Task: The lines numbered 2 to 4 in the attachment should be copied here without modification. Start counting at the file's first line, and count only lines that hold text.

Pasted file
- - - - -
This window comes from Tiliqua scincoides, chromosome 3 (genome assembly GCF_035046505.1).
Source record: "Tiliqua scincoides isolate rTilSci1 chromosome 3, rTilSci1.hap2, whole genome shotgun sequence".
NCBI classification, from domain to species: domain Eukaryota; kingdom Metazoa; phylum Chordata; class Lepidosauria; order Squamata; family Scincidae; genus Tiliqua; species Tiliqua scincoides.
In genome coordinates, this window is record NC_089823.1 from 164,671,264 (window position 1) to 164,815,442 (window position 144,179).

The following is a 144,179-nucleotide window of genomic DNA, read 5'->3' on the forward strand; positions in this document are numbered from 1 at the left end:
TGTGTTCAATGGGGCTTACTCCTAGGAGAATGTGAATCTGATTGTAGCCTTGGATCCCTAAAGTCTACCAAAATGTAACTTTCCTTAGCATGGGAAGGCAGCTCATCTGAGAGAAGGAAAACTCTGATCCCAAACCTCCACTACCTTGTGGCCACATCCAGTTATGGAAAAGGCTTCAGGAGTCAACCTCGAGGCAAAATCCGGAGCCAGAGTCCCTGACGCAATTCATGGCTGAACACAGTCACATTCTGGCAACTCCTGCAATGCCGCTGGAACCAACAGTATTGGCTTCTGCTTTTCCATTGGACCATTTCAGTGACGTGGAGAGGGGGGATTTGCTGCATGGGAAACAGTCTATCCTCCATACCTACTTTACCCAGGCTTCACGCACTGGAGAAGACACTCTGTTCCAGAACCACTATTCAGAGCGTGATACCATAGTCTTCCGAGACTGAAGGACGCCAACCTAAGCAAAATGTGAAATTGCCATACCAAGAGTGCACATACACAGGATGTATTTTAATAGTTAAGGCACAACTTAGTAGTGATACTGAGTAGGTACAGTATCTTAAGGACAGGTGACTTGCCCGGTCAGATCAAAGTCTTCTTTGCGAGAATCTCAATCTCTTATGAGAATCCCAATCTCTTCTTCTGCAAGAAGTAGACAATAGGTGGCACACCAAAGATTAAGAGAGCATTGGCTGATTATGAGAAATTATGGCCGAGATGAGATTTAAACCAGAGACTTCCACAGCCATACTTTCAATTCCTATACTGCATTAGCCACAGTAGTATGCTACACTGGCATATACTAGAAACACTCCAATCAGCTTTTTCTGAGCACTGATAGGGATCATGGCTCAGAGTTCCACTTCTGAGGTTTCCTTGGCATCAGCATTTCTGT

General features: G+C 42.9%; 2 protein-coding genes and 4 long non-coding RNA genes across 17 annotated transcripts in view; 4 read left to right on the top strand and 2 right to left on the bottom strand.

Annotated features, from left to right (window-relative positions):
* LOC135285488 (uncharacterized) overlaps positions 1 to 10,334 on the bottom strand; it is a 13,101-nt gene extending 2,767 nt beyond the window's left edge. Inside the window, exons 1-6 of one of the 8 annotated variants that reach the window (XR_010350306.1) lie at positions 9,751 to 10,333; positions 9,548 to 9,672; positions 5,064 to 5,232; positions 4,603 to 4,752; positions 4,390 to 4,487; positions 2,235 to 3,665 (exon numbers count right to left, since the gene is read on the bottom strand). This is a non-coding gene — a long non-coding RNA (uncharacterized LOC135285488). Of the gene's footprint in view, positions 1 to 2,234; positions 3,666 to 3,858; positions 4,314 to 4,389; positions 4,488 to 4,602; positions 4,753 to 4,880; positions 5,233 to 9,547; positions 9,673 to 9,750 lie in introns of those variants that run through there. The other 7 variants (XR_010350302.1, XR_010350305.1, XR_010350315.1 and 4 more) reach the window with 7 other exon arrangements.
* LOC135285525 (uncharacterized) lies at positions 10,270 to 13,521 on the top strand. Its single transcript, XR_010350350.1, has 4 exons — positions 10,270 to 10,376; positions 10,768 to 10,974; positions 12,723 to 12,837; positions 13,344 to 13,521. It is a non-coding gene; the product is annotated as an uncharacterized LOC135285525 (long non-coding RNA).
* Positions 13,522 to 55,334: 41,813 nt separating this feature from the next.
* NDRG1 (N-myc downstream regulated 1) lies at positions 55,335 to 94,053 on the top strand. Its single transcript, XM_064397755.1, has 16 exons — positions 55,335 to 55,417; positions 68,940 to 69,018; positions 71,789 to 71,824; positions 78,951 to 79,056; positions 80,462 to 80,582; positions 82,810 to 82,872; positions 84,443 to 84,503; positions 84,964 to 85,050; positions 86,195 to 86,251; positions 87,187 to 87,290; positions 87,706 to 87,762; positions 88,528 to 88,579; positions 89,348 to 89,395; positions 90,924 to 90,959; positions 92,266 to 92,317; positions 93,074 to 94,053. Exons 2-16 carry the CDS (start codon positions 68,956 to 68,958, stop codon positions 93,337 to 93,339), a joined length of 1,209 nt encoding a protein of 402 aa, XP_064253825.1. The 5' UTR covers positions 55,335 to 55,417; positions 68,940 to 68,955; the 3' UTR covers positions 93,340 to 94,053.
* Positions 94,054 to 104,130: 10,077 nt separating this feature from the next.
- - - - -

Source record: "Tiliqua scincoides isolate rTilSci1 chromosome 3, rTilSci1.hap2, whole genome shotgun sequence".
NCBI classification, from domain to species: domain Eukaryota; kingdom Metazoa; phylum Chordata; class Lepidosauria; order Squamata; family Scincidae; genus Tiliqua; species Tiliqua scincoides.
In genome coordinates, this window is record NC_089823.1 from 164,671,264 (window position 1) to 164,815,442 (window position 144,179).